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What Do Root Canals Do?
If you have an infected or injured tooth, or if your tooth is so decayed that it has left your inner tooth pulp exposed, your dentist may recommend you have a root canal in Sarasota. The endodontic procedure removes the diseased tooth pulp and seals off your tooth roots so that your tooth can be securely restored with a crown. The procedure eliminates the agonizing pain that often goes along with deep tooth decay and infection.
When Do Dentists Recommend Root Canals?
Your tooth’s pulp tissue is full of nerves, blood vessels, and connective tissue. The pulp cannot repair itself once it becomes infected or severely damaged, so root canal treatment is usually required to save the tooth. If you’re wondering whether your tooth may need a dental root canal, take a look at some of the symptoms described below. If you’re experiencing any of these symptoms, call our office right away for an evaluation.
- Moderate to intense tooth pain that is persistent
- Prolonged sensitivity to cold or hot foods
- Tender or swollen gums
- A pimple-like bubble on the gum
- Pain that wakes you up
- Pain when biting or chewing
- Tooth discoloration
- Deep cavities
Do I Need a Special Dentist to Perform a Root Canal?
A general dentist can perform a simple root canal, although you may need a specialist called an endodontist if your case is more complicated or if your tooth requires re-treatment. Endodontists possess an extra two years of training in diagnosing and treating diseases and injuries that affect the inside of the tooth. They’re skilled at performing dental surgeries and treating teeth that have been traumatically injured. If you have dental pain and believe you may have a tooth infection, contact our office today. Our skilled dentist will evaluate your dental care needs and connect you with the root canal dentist who is best qualified to treat your condition.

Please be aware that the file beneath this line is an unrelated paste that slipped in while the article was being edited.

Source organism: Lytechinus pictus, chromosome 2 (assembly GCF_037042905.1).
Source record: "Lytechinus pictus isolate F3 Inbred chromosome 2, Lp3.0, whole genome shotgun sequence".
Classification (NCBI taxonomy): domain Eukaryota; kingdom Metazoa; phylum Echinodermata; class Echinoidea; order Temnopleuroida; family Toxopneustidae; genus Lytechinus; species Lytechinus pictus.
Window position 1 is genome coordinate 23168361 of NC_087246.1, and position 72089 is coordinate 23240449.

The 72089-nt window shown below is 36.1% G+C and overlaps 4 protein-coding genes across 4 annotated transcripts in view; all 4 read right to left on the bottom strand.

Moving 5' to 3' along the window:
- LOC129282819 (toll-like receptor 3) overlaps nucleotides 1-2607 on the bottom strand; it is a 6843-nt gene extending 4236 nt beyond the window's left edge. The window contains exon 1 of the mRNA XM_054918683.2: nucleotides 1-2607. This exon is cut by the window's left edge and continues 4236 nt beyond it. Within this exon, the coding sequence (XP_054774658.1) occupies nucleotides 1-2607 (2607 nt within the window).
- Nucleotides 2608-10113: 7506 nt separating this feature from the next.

What Are Root Canal Treatment Steps?
There’s no need to fear a root canal procedure. Routine root canals are fairly quick procedures, lasting for only an hour or two. Take a look below to see some of the steps involved in the procedure:
- X-rays are taken so your dentist can clearly see the tooth, roots and jawbone.
- A numbing agent is brushed onto the gum, then, an injection of local anesthesia is used to numb your tooth completely.
- A thin rubber film is placed around the tooth to keep it clean, dry, and protected during the procedure.
- Your dentist drills a tiny opening in your tooth’s crown so that the pulp chamber and root canals can be reached.
- The exposed canals are irrigated with a disinfectant solution that removes any lingering debris or bacteria.
- Gutta-percha, a rubbery, biocompatible substance, is used to fill the empty root canals and seal them. Sometimes, a small post is placed in the root canals to provide additional support and help keep the gutta-percha in place.
- A crown is placed on top of the tooth, sealing it and providing structure and stability to the tooth. You may need to return to the office within a few weeks to have this root canal crown replaced by a permanent crown.
What’s the Average Price for Root Canals?
It’s difficult to quote an average price because costs depend on many different factors. Some of the issues affecting the cost include the severity of your tooth damage and the type of dentist performing your surgery. Endodontists tend to cost a bit more than general dentists since endodontists are specialists. Dental insurance coverage can greatly reduce your root canal cost, so be sure to let us know if you have coverage. The number of roots in your treated tooth also influence your cost. Our dentists can provide you with an estimate after they’ve had a chance to examine your tooth and outline a treatment plan. Feel free to call us today to schedule an evaluation.
Do Root Canals Vary in Type?
Molar root canals are most frequently performed, but root canals are effectively used to save any tooth, including incisors and cuspids. If you’ve had prior treatment but you still have an infected tooth, an apicoectomy may be an option. Also called endodontic microsurgery, an apicoectomy removes the infected tissue as well as the tip of the tooth’s root. Children also have a potential alternative to root canals with pediatric pulpotomies in which the diseased pulp is removed but the tooth’s nerve is not.
How Do I Schedule Dental Root Canal Treatment?
Simply give our office a call to get started on the path to healthier teeth. We are here to answer your questions about root canals and connect you with skilled dentists and specialists. There’s no reason to delay treatment; contact us right away to schedule an appointment.